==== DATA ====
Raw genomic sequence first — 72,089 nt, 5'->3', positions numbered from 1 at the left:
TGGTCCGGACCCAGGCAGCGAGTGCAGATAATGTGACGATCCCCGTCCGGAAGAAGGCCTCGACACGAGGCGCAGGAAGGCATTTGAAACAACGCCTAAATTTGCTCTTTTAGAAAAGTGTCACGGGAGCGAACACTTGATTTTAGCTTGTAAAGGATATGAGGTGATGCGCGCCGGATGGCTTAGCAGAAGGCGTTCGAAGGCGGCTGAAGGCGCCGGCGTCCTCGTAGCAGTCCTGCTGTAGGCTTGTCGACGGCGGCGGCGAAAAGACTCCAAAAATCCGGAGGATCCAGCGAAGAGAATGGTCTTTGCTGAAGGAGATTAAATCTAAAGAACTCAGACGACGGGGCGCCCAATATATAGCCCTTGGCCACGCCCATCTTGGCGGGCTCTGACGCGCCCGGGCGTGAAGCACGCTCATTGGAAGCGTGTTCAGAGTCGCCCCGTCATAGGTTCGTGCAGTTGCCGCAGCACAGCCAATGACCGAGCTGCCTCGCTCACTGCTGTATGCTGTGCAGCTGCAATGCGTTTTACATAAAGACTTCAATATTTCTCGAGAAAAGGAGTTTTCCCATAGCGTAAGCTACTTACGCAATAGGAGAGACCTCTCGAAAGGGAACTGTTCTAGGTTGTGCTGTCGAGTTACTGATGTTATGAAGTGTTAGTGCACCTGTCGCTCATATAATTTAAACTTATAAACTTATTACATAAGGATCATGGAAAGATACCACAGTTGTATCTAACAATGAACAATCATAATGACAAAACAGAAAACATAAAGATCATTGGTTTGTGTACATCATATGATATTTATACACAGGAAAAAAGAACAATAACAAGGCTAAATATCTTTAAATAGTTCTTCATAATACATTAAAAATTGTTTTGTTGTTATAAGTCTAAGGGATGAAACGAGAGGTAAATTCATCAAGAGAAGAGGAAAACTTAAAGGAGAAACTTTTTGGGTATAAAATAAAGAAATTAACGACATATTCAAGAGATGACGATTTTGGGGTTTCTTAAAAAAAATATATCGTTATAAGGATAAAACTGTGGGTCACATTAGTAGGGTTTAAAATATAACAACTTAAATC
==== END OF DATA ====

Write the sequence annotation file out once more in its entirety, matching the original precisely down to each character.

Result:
Raw genomic sequence first — 72,089 nt, 5'->3', positions numbered from 1 at the left:
TGGTCCGGACCCAGGCAGCGAGTGCAGATAATGTGACGATCCCCGTCCGGAAGAAGGCCTCGACACGAGGCGCAGGAAGGCATTTGAAACAACGCCTAAATTTGCTCTTTTAGAAAAGTGTCACGGGAGCGAACACTTGATTTTAGCTTGTAAAGGATATGAGGTGATGCGCGCCGGATGGCTTAGCAGAAGGCGTTCGAAGGCGGCTGAAGGCGCCGGCGTCCTCGTAGCAGTCCTGCTGTAGGCTTGTCGACGGCGGCGGCGAAAAGACTCCAAAAATCCGGAGGATCCAGCGAAGAGAATGGTCTTTGCTGAAGGAGATTAAATCTAAAGAACTCAGACGACGGGGCGCCCAATATATAGCCCTTGGCCACGCCCATCTTGGCGGGCTCTGACGCGCCCGGGCGTGAAGCACGCTCATTGGAAGCGTGTTCAGAGTCGCCCCGTCATAGGTTCGTGCAGTTGCCGCAGCACAGCCAATGACCGAGCTGCCTCGCTCACTGCTGTATGCTGTGCAGCTGCAATGCGTTTTACATAAAGACTTCAATATTTCTCGAGAAAAGGAGTTTTCCCATAGCGTAAGCTACTTACGCAATAGGAGAGACCTCTCGAAAGGGAACTGTTCTAGGTTGTGCTGTCGAGTTACTGATGTTATGAAGTGTTAGTGCACCTGTCGCTCATATAATTTAAACTTATAAACTTATTACATAAGGATCATGGAAAGATACCACAGTTGTATCTAACAATGAACAATCATAATGACAAAACAGAAAACATAAAGATCATTGGTTTGTGTACATCATATGATATTTATACACAGGAAAAAAGAACAATAACAAGGCTAAATATCTTTAAATAGTTCTTCATAATACATTAAAAATTGTTTTGTTGTTATAAGTCTAAGGGATGAAACGAGAGGTAAATTCATCAAGAGAAGAGGAAAACTTAAAGGAGAAACTTTTTGGGTATAAAATAAAGAAATTAACGACATATTCAAGAGATGACGATTTTGGGGTTTCTTAAAAAAAATATATCGTTATAAGGATAAAACTGTGGGTCACATTAGTAGGGTTTAAAATATAACAACTTAAATC